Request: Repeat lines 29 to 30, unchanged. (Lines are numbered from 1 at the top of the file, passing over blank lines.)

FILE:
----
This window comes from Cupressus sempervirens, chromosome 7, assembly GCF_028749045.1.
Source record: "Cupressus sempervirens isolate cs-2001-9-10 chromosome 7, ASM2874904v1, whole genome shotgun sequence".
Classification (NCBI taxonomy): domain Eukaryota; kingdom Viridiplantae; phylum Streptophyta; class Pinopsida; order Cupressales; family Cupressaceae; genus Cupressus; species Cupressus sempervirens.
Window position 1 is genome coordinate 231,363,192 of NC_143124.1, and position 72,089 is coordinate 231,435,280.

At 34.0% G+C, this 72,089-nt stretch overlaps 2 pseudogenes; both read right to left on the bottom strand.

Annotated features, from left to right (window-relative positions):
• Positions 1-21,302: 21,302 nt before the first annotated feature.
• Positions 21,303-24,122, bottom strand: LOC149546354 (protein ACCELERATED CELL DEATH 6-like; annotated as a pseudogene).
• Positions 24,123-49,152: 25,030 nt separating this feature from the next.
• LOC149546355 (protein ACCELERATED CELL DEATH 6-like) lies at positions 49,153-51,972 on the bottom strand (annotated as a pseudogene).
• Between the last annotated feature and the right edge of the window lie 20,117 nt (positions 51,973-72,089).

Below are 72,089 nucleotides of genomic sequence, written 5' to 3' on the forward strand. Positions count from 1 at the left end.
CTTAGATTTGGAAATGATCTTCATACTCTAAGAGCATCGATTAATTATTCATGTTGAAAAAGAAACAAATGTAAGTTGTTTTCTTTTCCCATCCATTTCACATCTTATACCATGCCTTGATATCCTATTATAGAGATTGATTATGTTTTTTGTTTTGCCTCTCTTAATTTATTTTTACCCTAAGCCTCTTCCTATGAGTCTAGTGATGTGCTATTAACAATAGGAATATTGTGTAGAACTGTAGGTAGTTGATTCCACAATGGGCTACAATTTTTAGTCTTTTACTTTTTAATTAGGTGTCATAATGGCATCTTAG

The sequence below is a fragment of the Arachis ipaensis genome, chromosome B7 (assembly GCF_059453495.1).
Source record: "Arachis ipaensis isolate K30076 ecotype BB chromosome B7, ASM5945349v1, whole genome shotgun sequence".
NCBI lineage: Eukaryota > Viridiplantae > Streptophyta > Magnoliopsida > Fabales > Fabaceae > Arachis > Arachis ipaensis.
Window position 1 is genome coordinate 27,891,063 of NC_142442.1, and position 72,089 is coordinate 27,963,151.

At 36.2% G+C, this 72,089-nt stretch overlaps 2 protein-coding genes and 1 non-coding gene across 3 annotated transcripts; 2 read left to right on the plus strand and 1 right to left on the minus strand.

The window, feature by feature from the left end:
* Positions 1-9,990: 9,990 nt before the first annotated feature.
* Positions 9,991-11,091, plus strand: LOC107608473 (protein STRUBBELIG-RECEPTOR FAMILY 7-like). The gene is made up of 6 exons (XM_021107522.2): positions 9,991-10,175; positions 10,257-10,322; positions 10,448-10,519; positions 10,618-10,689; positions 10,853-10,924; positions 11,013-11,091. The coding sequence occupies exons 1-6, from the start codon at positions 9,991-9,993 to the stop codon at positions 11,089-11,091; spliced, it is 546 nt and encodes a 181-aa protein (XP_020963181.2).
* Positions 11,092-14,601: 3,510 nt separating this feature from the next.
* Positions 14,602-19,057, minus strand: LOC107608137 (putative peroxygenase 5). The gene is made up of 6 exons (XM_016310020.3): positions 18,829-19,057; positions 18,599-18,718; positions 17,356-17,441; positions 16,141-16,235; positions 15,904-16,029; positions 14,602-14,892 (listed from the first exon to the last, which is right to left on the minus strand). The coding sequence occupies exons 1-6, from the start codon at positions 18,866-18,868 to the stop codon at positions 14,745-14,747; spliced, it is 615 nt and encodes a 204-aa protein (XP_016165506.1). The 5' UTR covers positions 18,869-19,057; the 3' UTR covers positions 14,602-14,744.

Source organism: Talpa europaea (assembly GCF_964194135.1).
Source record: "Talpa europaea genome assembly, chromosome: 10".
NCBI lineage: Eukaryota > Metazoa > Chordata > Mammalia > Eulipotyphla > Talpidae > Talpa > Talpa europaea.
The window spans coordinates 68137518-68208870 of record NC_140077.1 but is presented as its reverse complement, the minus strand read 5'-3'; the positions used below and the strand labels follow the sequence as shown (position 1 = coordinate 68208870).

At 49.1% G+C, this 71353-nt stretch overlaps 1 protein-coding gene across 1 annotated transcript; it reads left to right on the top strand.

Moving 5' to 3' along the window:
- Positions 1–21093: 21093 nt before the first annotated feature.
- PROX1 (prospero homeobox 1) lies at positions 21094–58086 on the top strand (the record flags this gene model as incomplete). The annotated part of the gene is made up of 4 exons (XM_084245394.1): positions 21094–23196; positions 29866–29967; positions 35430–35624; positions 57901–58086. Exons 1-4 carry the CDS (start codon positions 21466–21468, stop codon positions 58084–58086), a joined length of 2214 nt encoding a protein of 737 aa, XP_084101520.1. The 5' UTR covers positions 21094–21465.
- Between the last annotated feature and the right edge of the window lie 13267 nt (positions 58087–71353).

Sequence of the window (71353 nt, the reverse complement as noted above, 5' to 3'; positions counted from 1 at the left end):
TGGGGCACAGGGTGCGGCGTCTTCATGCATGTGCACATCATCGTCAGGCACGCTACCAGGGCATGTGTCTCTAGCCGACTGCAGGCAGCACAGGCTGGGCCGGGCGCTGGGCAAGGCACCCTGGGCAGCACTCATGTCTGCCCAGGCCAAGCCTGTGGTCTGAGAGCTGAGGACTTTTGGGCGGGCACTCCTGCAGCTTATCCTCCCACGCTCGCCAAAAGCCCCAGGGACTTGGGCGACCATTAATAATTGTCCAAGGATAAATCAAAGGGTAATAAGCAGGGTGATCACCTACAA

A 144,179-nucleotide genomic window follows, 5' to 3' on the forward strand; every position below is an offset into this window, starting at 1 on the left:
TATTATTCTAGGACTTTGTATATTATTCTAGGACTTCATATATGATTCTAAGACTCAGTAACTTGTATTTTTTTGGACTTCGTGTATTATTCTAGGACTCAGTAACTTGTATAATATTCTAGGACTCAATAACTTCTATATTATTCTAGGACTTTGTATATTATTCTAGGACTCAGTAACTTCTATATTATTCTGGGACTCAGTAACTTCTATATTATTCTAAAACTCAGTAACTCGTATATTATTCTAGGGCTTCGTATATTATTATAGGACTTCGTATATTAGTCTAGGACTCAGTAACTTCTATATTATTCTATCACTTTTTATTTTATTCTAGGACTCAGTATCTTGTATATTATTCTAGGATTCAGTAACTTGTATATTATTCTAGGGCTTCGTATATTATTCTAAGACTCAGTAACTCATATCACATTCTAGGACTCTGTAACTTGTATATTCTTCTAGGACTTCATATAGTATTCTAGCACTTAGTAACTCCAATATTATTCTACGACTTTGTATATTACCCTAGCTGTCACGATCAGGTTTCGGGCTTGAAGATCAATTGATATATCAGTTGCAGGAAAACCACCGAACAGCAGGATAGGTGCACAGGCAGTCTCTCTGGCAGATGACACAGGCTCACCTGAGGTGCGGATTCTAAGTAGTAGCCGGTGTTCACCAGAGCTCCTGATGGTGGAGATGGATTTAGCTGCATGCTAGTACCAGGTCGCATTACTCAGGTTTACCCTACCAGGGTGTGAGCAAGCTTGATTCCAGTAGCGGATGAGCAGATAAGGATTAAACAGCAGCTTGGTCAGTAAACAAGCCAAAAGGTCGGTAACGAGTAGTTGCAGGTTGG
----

Moving 5' to 3' along the window:
- Positions 1–21093: 21093 nt before the first annotated feature.